Successful gamble in life's lottery

Living Proof
April 19, 2002

With a diagnosis of myeloma, the author gambled. He chose not to have chemotherapy, and is still alive more than eight years later. It was quite a gamble - the chances of survival were about one in 20,000. It was a positive rather than a negative choice, to use breathing exercises, coffee enemas, the Gerson diet and acupuncture rather than conventional treatment.

The book begins with the best part, a whimsical account of the discovery of his illness and its impact on him, his friends and his life as a fellow of an Oxford college who teaches English. Somehow the impact is oddly muffled, the author looking through others' eyes. His encounters with doctors emphasise the clash between cultures, supposedly rational medicine meets those bred on a diet of treating "luxury" illness with the latest Sunday Times fad.

From then on it is downhill, and the problem is causality. It is dark outside and the streetlights are on. Therefore the streetlights made it go dark. The miracle is the author's survival without conventional treatment. His alternative regimen supported him through this time. He was in control of that aspect at least. But I do not have to believe that the regimen was the cure - the regimen was the supportive and reassuring streetlight.

Many, many pages are devoted to the reasons why the regimen was the cure. It is seriously selective and uncritical pseudoscience, and the measured words of the Mayo Clinic's Robert Kyle stand out. The simplistic implication is chemotherapy bad, carrots good. Simply untrue, for instance for many childhood leukaemias. Parents have to make decisions about treatment for their young child, or indeed about their own treatment with dependent others. The bad guys, the orthodox doctors, have to help with these awful decisions, and the central difficulty is communicating uncertainty. That difficulty comes through strongly in the book. Too easy, though, to condemn us all as bellowers and bullies. They exist in other professions too. We do fail at two levels. We fail to overcome the scientific illiteracy in the media. A 50 per cent increase in risk can be a 50 per cent increase in a tiny number, and therefore scarcely relevant. Any subsequent scare, stopping treatment, ducking vaccination, can have devastating consequences. We need the absolute risk increase, so that we can relate it to other risks we run happily, such as the 1 in 17,000 chance of dying in a road traffic accident in the UK in any one year. The second failure is at the individual level, patient to doctor. Professional advice from someone you do not like may be hard to take, but your bellower may be my saint. Shop around.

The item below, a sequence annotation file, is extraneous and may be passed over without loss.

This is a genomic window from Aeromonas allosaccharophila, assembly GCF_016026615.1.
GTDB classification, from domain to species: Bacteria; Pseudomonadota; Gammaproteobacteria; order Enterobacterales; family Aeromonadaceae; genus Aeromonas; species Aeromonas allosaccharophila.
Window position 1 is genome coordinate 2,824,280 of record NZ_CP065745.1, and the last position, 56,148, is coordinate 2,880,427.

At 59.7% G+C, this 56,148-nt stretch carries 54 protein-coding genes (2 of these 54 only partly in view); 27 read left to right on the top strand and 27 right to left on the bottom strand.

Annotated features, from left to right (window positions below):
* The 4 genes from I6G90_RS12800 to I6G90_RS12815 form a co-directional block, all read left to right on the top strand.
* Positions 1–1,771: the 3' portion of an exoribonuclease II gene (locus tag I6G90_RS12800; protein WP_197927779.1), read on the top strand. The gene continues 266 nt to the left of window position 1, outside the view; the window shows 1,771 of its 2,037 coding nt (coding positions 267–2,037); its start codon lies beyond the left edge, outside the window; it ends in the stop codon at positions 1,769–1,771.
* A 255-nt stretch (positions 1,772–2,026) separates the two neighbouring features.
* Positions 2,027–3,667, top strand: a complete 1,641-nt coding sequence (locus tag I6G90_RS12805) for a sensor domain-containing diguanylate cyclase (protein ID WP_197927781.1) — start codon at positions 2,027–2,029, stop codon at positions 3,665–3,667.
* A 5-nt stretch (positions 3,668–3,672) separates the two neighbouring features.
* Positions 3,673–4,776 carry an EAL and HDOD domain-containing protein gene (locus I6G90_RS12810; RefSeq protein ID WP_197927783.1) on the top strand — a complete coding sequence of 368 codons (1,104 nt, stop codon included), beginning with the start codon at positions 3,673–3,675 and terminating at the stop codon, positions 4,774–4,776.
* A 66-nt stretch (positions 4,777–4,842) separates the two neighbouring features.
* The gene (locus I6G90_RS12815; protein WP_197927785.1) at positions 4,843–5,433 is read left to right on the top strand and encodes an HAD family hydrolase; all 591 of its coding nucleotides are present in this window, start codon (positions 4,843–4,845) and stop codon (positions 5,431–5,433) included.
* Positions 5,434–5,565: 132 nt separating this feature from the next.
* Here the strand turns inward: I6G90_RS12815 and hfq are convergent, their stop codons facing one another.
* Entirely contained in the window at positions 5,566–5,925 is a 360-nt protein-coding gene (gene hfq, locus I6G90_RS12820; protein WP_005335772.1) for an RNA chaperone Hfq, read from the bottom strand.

The obvious contrast to this book is John Diamond's C: Because Cowards Get Cancer Too . Diamond chose conventional treatment, lambasted alternative medicine, and died. Michael Gearin-Tosh chose not to have conventional treatment, sings the praises of alternative medicine, and survived. On this sample, should we abandon conventional medicine (doctors) in favour of unconventional (witchdoctors)? Diamond moved me, Gearin-Tosh did not. Diamond's account of his illness is direct and compelling. Both books have lessons for those who care for sick people, but perhaps the very fact of survival is less compelling than Diamond's epitaph.

Successful gambles are highlighted, failures are not. Lottery winners' success encourages others to play, despite the odds. That is the worry for me here. The author, in a very privileged position, chose to gamble and was successful. Many in less privileged positions may be encouraged to gamble, or at the very least will be encumbered with yet more guilt and difficulty in making their decisions. The book does succeed in engendering a voyeuristic fascination in how Gearin-Tosh reached his decision. The clash between a culture based on evidence and a culture based on belief shines through. This clash now invades so many parts of our lives, from genetically modified foods through to homeopathy, that it is hard to see how it will be resolved. May Gearin-Tosh (and I) survive to see the next instalments.

Henry McQuay is professor of pain relief, Oxford Pain Relief Unit, Churchill Hospital, Oxford.

Living Proof: A Medical Mutiny

Author - Michael Gearin-Tosh
ISBN - 0 7432 0677 0
Publisher - Scribner
Price - £14.99
Pages - 3

Please login or register to read this article

Register to continue

Get a month's unlimited access to THE content online. Just register and complete your career summary.

Registration is free and only takes a moment. Once registered you can read a total of 3 articles each month, plus:

  • Sign up for the editor's highlights
  • Receive World University Rankings news first
  • Get job alerts, shortlist jobs and save job searches
  • Participate in reader discussions and post comments

Have your say

Log in or register to post comments